### Game Setup

**Time on first attempt: **11:37

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There’s no way around it. This is a very hard game. I’m not even sure what type to call it.

The best way I know of to solve it is to make a rough structure, and then flesh it out on individual questions. I’m not sure quite how to put it, but the diagram should clarify what I am referring to. It would be a mistake on this game to try to map out all possibilities in advance: there are too many.

I made one mistake on this, by the way. I should have made zero, but I had less time than I wanted because I went very slowly on game 2. (I got interrupted in the middle of game 2, so I’m not sure whether that game was really hard, or whether it was the interrupt which caused the problem.) With 30-40 more seconds I think I would have gotten all the questions on game 4. I do often spend 12 min or so on one hard game, if I’ve gotten through the others quickly enough.

**Diagrams**

Enough preamble. Here’s what I drew for this one:

This combines rules 2 and 3. The blank spaces show that *some *computer transmitted to R and S, but we don’t know which one did. Likewise, the blank space after S shows that S transferred to *some *computer, but we don’t know which one.

Next, I drew these two diagrams for rules 4 and 5:

These show that *one *of the preceding computers transferred the virus. (Only one computer can transfer). So, either R or T transferred to Q, but *not *both.

A note on how to use these: on some questions, you’ll end up with a scenario where, for example, T transfers to R, only. What does that let us prove? Well, T was also an option for Q and P. But, since T doesn’t transfer to them, that means you can also say that “R transfers to Q” and “U transfers to P”, because those were the only options that weren’t T on the two diagrams above.

So, the main method I used on this game was to quickly glance between the three diagrams, and figure out if a change on one necessitated a change on the other two. I don’t know of a better method. If I think of one after repeating this game a few times, I’ll update this explanation. But, there may be none – this is a hard game. But knowing that there are really only three main rules to look at simplifies things.

Note: you must also remember one rule. No computer transfers more than twice. You should also remember that there are only six computers. So, the first diagram is actually more complete than it seems. It pictures four computers. Two of them are blank, but this at least gives us a skeleton structure for the order.

**Only T and U can go first**

This wasn’t a deduction I added to the diagram, but I think it’s important to know. The computer that goes first can’t be on the right hand side of a transfer. And, if you look at the setup, you’ll see that:

- R and S get a transfer from an unknown computer
- Q gets a transfer from R or T
- P gets a transfer from T or U

So, R, S, Q and P can’t go first. Only T and U are left!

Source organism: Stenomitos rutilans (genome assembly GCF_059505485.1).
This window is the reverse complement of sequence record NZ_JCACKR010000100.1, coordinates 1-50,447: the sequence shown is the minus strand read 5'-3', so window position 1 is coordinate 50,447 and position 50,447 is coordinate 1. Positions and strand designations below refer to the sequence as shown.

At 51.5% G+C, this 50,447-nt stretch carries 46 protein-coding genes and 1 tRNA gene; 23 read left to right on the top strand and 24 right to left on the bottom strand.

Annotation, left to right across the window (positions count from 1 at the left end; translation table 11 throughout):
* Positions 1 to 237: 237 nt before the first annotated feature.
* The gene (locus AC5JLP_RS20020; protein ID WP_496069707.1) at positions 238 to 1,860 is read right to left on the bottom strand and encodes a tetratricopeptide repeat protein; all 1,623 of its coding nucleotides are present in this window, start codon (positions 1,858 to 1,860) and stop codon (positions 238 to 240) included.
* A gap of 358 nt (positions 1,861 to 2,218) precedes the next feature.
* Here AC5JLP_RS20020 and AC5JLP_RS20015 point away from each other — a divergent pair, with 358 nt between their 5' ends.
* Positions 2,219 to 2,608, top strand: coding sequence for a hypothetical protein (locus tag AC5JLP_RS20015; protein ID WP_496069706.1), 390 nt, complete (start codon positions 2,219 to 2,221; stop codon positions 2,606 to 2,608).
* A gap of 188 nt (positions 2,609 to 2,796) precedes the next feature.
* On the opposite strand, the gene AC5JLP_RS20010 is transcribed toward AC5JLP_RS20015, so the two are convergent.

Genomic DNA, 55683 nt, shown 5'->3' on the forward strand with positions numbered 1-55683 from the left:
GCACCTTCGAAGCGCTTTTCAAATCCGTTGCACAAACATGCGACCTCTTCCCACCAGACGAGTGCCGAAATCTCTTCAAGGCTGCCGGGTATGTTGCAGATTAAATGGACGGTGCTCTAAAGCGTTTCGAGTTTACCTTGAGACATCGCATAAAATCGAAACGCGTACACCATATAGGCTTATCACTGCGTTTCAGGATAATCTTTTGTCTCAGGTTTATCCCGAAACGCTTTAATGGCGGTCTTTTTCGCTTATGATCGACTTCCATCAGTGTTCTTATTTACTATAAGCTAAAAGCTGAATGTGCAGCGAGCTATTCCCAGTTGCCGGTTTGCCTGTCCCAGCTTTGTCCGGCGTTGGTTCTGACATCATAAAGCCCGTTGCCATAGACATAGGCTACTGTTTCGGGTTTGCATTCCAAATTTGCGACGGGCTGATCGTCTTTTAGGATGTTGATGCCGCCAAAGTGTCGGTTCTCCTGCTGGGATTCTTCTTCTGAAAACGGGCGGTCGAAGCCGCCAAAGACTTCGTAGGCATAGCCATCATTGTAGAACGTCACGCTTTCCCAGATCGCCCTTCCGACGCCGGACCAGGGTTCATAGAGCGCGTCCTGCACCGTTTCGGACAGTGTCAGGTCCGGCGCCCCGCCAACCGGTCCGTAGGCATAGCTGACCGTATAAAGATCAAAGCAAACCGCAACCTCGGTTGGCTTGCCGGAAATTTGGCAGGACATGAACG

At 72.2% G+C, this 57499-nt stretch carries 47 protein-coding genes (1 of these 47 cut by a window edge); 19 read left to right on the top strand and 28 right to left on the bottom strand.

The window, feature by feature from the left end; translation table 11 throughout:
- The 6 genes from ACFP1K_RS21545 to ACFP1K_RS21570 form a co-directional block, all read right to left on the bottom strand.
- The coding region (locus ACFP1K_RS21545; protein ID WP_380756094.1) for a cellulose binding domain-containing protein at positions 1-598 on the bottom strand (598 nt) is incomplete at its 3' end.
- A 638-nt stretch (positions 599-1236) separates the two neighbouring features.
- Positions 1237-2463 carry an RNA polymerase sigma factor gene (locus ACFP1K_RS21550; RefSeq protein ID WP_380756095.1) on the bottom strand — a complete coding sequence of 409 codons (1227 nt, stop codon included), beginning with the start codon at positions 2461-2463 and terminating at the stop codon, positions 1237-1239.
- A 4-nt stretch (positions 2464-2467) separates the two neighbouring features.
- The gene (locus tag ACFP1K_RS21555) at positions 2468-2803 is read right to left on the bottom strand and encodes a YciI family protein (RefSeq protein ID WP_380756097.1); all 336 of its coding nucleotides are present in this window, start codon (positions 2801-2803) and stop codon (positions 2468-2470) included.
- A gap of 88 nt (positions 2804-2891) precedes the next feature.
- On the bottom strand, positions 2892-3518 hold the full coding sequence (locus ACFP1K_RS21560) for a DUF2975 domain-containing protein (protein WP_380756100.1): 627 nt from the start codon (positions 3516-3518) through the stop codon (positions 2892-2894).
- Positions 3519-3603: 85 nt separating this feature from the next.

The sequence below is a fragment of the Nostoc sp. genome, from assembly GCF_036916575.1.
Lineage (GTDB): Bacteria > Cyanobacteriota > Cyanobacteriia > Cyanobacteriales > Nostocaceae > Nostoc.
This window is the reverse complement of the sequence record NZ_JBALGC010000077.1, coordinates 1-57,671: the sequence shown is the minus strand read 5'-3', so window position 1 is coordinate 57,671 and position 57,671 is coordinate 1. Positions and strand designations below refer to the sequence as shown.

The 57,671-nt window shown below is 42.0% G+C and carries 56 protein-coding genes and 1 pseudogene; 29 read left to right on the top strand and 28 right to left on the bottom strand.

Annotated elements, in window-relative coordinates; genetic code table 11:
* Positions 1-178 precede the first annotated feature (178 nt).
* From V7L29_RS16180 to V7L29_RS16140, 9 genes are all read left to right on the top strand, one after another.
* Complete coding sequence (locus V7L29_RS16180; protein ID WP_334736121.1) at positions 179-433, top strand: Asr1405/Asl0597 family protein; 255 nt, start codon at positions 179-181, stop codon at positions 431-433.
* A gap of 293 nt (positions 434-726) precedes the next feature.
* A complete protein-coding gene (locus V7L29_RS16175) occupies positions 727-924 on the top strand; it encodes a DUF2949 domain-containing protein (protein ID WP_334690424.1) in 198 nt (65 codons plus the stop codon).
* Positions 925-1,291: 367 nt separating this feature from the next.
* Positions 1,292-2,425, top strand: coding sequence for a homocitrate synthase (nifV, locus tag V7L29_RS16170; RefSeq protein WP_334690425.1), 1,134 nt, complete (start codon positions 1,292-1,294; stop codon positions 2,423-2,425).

I didn’t actually draw this, because I found there were too many branching diagrams. But, it’s still helpful to *know *that only T or U can go first.

**How the virus transfers**

Apart from the rules, you need a high level model of what’s happening in the game. This isn’t super complicated, but if you start without one, it’s disastrous.

So:

- We have a computer network, uninfected
- A virus arrives from somewhere, into a single computer
- That computer transfer the virus to either 1 or 2 computers
- Every other computer transfers to 0, 1 or 2 other computers, until everything is infected
- A transfer only happens
*between two*computers. As in, you can’t have to computers transfer into a single other computer. So you can’t have RT transfer to Q. Instead, either R does, or T does, alone.

Again, none of these are complicated, but this is the sort of thing you must sort out when you see a new game type. It’s worth spending more time upfront to be clear on what’s happening.

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Immanuel says

This was so helpful, went at it a second time and I was able to get all the answers correct, as opposed to my first attempt which I was only able to get 3 correct.

Thank you!!

TutorRosalie (LSATHacks) says

Thank you!

Ken says

On my second attempt, I drew solid lines between elements we knew about (i.e. __ -> R and S, S -> __), and dotted lines between elements that were possible (e.g. T – – > P and Q). From there I realized that since each computer received the virus only once, we can move forward with one of the dotted lined options, and solidify the other dotted line choices (e.g. if R->Q, then T->P, and U is a free element). This allows you to make 4 different scenarios. Unfortunately I can’t write up the scenarios effectively in this format so I’ll have to display them linearly:

Scenarios 1 and 2 (if R -> Q)

*** -> R -> Q

*** -> S -> __

Options to put in *** and __: T->P and just U or U->P and just T

The other scenarios would be “R not to Q” (i.e. T -> Q or T -> P and Q) and go from there.

TutorRosalie (LSATHacks) says

That works as well!

Eric says

Hello! Just a small grammar thing.

I think you meant ‘two’ in the sentence: “As in, you can’t have to computers transfer into a single other computer. ”

Thank you so much for these explanations! Its truly a wonderful resource